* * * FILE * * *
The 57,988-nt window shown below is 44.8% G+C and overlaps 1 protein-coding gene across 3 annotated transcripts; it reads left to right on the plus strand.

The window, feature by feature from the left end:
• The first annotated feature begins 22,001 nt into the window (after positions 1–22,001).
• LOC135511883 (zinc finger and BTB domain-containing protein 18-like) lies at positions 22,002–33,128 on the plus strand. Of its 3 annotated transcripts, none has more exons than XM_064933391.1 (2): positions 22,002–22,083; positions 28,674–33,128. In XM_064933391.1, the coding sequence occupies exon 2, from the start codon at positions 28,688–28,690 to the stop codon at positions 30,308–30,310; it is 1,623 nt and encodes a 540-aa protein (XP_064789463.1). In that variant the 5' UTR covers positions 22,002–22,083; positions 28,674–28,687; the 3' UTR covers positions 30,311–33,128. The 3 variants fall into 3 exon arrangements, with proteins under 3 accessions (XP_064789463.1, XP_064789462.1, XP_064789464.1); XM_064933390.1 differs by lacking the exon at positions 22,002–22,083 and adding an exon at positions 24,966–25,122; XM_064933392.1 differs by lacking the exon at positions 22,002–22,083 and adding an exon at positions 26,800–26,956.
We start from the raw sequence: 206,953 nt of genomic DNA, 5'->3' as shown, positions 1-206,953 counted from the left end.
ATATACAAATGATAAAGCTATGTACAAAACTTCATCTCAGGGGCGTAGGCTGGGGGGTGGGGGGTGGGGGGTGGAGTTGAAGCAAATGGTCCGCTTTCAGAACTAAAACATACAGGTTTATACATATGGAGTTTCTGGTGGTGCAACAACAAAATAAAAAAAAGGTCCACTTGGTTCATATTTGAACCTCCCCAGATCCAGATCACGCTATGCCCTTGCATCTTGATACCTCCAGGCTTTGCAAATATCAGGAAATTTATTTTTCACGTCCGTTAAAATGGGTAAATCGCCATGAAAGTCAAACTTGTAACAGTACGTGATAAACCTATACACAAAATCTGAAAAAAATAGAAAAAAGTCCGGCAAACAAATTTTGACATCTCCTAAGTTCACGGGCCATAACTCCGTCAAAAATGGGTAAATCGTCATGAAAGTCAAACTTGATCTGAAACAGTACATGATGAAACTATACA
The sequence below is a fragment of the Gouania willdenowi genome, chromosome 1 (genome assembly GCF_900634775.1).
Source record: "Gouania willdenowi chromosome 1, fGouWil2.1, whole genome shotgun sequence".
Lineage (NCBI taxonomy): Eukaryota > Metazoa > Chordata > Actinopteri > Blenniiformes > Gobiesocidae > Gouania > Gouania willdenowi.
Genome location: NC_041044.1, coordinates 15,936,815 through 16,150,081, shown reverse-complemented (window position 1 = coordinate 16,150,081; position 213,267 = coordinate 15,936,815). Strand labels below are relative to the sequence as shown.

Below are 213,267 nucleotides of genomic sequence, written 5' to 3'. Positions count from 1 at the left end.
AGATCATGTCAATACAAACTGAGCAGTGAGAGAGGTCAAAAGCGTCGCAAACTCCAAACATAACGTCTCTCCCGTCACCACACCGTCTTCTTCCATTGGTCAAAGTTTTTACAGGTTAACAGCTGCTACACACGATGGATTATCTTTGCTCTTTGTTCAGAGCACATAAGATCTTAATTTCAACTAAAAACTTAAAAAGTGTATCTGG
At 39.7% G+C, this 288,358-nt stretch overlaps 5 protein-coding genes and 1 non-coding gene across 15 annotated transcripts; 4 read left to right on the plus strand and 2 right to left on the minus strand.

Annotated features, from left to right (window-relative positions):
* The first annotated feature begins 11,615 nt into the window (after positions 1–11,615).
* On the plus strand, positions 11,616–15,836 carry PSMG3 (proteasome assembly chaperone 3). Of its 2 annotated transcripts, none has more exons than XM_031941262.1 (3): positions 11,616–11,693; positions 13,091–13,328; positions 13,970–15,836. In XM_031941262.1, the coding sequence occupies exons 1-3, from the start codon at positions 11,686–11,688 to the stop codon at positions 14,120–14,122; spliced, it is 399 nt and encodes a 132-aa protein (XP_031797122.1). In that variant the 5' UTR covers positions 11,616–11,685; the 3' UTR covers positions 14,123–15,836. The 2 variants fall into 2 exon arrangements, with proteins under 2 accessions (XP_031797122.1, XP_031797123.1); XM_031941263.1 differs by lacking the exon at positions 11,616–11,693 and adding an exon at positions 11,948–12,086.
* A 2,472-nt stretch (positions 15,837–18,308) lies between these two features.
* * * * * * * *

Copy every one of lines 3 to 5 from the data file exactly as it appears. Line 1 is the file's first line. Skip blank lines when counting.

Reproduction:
• The first annotated feature begins 22,001 nt into the window (after positions 1–22,001).
• LOC135511883 (zinc finger and BTB domain-containing protein 18-like) lies at positions 22,002–33,128 on the plus strand. Of its 3 annotated transcripts, none has more exons than XM_064933391.1 (2): positions 22,002–22,083; positions 28,674–33,128. In XM_064933391.1, the coding sequence occupies exon 2, from the start codon at positions 28,688–28,690 to the stop codon at positions 30,308–30,310; it is 1,623 nt and encodes a 540-aa protein (XP_064789463.1). In that variant the 5' UTR covers positions 22,002–22,083; positions 28,674–28,687; the 3' UTR covers positions 30,311–33,128. The 3 variants fall into 3 exon arrangements, with proteins under 3 accessions (XP_064789463.1, XP_064789462.1, XP_064789464.1); XM_064933390.1 differs by lacking the exon at positions 22,002–22,083 and adding an exon at positions 24,966–25,122; XM_064933392.1 differs by lacking the exon at positions 22,002–22,083 and adding an exon at positions 26,800–26,956.
We start from the raw sequence: 206,953 nt of genomic DNA, 5'->3' as shown, positions 1-206,953 counted from the left end.